What have they done to my Shadow?
Some background: The Shadow began in 1930 as the mysterious narrator of Detective Story Hour, a program designed to promote Street and Smith Publications' Detective Story Magazine. Confused listeners began asking newstands for the "Shadow" detective magazine, so Street and Smith decide it might pay to lauch one. They hired writer/magician Walter B. Gibson to create a character around the Shadow and write his adventures. The Shadow Magazine debuted on April 1, 1931, with The Shadow's adventures bylined under the house pseudonym "Maxwell Grant". The magazine ran for 325 issues through Summer 1949, with 282 of the novel-length stories written by Gibson. During that time, there were also three Shadow Annuals as well as Candian reprints; and, from 1954 through 1957, forty of The Shadow's adventures were reprinted in the UK edition of the magazine. The Shadow radio program began in 1937, introducing the phrases "Who knows what fear lurks in the hearts of men? The Shadow knows!" and "The weed of crime bears bitter fruit. Crime does not pay. The Shadow knows!" as well as The Shadow's weird laugh. The Shadow also appeared on film in six two-reelers from 1931-1932. A series of five feature-length films (of which The Shadows Strikes was the first) were released from 1937 to 1946. The Shadow, a fifteen episode serial was released in 1940. Episodes of a 1957 television pilot were cobbled together the following year for a theatrical release. Alec Baldwin played the character in a 1994 film that was **ahem** somewhat less than successful, as was a 1954 attempt to bring the character to television.
The Shadow has also had a major presence in comic strips (for two years from 1940 to 1942), in comics books (for 101 issues from 1940 to 1949, in eight issues from 1964 to 1965, in various DC comics from 1973 to 1996, in Dark Horse comics from 1993 to 1995, and in ongoing Dynamite Entertainment comics from 2012), and in graphic novels. The Shadow also returned for nine paperback adventures from 1963 to 1980 -- with three of the books authored by Gibson. And Will Murray authored a Shadow/Doc Savage crossover last year; perhaps with more to come.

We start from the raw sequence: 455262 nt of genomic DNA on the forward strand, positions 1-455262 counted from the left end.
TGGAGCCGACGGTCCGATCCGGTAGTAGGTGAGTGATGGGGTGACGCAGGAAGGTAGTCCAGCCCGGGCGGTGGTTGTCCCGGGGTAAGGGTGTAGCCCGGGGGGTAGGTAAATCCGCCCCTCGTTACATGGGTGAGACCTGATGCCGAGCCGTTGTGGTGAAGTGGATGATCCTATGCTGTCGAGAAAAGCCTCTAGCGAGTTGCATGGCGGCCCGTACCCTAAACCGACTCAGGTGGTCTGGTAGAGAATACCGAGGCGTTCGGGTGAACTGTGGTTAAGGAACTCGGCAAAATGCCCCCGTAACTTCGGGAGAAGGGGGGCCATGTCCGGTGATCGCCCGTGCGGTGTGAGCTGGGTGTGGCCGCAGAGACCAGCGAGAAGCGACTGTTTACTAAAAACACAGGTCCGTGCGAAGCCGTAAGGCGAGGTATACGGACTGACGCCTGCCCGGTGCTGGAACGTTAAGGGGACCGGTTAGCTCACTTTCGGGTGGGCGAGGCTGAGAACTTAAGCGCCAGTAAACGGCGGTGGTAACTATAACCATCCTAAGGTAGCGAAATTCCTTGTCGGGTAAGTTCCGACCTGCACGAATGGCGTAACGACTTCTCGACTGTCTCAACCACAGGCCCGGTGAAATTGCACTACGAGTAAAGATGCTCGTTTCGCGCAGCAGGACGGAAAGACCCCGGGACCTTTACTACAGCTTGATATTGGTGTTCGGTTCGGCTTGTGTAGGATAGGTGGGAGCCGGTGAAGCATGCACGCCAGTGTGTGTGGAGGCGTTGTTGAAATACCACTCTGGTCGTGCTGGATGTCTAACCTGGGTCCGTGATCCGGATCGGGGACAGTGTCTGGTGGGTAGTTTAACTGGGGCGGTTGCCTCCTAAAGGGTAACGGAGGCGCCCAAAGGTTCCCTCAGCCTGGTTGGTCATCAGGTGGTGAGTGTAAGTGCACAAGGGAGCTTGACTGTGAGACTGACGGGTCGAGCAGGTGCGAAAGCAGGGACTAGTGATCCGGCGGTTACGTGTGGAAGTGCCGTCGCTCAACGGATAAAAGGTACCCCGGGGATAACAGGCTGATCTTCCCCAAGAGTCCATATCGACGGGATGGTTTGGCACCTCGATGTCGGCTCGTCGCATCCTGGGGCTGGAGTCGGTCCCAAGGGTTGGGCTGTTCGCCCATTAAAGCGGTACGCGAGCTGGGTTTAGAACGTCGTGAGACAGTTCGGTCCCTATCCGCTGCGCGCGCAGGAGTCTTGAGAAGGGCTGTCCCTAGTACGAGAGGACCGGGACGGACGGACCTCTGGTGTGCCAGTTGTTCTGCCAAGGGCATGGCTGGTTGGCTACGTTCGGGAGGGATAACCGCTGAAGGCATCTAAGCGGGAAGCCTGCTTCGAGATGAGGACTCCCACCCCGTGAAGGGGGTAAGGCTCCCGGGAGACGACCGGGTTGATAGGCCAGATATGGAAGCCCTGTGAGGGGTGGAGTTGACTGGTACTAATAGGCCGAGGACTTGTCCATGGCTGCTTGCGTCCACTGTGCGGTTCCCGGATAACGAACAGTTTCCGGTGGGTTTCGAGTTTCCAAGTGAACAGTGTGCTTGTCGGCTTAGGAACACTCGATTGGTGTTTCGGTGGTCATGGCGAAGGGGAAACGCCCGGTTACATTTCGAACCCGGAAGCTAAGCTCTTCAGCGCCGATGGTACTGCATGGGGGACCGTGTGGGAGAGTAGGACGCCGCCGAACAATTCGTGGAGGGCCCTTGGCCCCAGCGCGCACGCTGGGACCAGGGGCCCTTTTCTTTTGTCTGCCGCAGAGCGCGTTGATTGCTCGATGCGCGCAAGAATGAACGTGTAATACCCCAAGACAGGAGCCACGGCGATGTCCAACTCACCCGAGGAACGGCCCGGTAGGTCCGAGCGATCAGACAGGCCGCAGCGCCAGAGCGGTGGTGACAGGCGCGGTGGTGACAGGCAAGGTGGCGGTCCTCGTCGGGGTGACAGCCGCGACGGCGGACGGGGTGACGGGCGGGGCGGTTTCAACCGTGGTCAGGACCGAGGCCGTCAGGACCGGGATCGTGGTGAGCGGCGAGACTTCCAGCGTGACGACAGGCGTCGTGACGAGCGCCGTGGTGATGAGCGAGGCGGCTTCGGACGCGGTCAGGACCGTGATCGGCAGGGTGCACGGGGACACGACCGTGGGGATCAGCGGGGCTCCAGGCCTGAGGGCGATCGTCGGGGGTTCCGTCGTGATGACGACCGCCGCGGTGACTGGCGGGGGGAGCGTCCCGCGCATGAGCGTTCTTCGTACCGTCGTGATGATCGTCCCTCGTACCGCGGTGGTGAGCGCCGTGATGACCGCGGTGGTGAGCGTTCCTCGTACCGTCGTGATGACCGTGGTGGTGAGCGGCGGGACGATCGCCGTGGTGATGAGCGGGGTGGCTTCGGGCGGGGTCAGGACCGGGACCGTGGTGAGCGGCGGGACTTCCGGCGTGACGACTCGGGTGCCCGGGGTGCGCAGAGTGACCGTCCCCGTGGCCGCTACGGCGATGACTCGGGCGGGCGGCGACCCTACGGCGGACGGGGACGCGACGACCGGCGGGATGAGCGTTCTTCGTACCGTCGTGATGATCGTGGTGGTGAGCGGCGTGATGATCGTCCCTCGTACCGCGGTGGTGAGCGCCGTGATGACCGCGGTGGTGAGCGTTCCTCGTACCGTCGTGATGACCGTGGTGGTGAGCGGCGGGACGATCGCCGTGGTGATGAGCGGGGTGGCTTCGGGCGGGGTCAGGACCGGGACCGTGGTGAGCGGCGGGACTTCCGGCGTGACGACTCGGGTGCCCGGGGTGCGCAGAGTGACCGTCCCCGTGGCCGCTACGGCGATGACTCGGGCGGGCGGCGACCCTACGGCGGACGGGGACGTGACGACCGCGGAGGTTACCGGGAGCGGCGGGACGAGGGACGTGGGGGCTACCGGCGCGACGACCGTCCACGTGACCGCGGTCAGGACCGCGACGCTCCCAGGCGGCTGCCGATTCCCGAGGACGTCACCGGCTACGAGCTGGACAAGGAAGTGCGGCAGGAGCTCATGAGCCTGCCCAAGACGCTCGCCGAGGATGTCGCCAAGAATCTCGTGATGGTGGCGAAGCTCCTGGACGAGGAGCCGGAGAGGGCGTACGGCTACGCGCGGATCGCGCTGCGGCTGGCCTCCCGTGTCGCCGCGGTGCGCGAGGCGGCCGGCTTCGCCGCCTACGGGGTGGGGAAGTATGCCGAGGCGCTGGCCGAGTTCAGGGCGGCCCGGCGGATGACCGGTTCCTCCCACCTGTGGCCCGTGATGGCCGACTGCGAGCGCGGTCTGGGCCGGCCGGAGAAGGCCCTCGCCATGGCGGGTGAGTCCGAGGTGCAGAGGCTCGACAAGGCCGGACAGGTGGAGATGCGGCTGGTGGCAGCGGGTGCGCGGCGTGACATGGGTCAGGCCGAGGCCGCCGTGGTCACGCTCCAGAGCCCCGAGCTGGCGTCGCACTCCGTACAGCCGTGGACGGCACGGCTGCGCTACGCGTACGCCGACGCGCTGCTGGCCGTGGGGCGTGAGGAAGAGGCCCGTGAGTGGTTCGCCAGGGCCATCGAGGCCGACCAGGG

On top of all this, The Shadow has been referenced in popular culture numerous times over the years.
What this means, of course, is that The Shadow is part of the national psyche.
But which Shadow?
My Shadow is the one that Walter Gibson gave us. He goes by many names, but his real name is Kent Allard, a former World War I ace. Many people assume that he is Lamont Cranston, but Cranston is just a person who lets the Shadow assume his name and persona once in a while; The Shadow is a man of many aliases and disguises, and a man of many faces. (To avoid confusion, the radio program dropped the Kent Allard name and all others except for Lamont Cranston.) The Shadow also employs many agents to assist him in his war on crime but the person most linked to
The Shadow is Margo Lane, The Shadow's "friend and companion" (wink-wink, nudge-nudge). Margo Lane was introduced in the radio show and later moved to the pulps.
And my Shadow had villains, really great ones like Shiwan Khan, The Wasp, The Voodoo Master, and The Prince of Evil. In fact, the first Shadow novel I read pitted the mystery man against a resurrected Adolph Hitler.
And then, there's The Shadow Strikes, a low budget film from very low budget Grand National studios. The film is based on "The Ghost of the Manor" from the June 1933 issue of the magazine, a story I have not read.
Al Martin and Rex Taylor wrote the script and Lynn Shores directed and one of these three people might have been responsible for giving The Shadow the identity of Lamont Granston (!). In a short, murky explanation of a back story, Granston donned the garb of the shadow because his father was murdered. (SPOILER ALERT: In a short, murky explanation at the end, we are told that Granston's father was not dead -- yet. A few seconds later, however...END SPOILER ALERT) Anyway, our story opens with The Shadow stopping a night-time robbery at a lawyer's office. Somehow or other, Granston is forced to pretend to be the lawyer when the cops show up and, as the lawyer, he is summoned to a rich man's house. The rich man is shot and Granston must continue the charade. One of the dead man's relatives is killed soon after. Granston plays a dangerous game, trying to stay ahead of the police and gangsters. The Shadow Strikes is not a bad B-movie, but it never becomes a really good B movie. Silent film star Rod La Rocque (real name, incredibly, Roderick Larocque) does a good job playing Granston, but **sniff** he's not playing MY Shadow.
If you divorce yourself from the pulp and radio image of The Shadow, you might find this movie entertaining.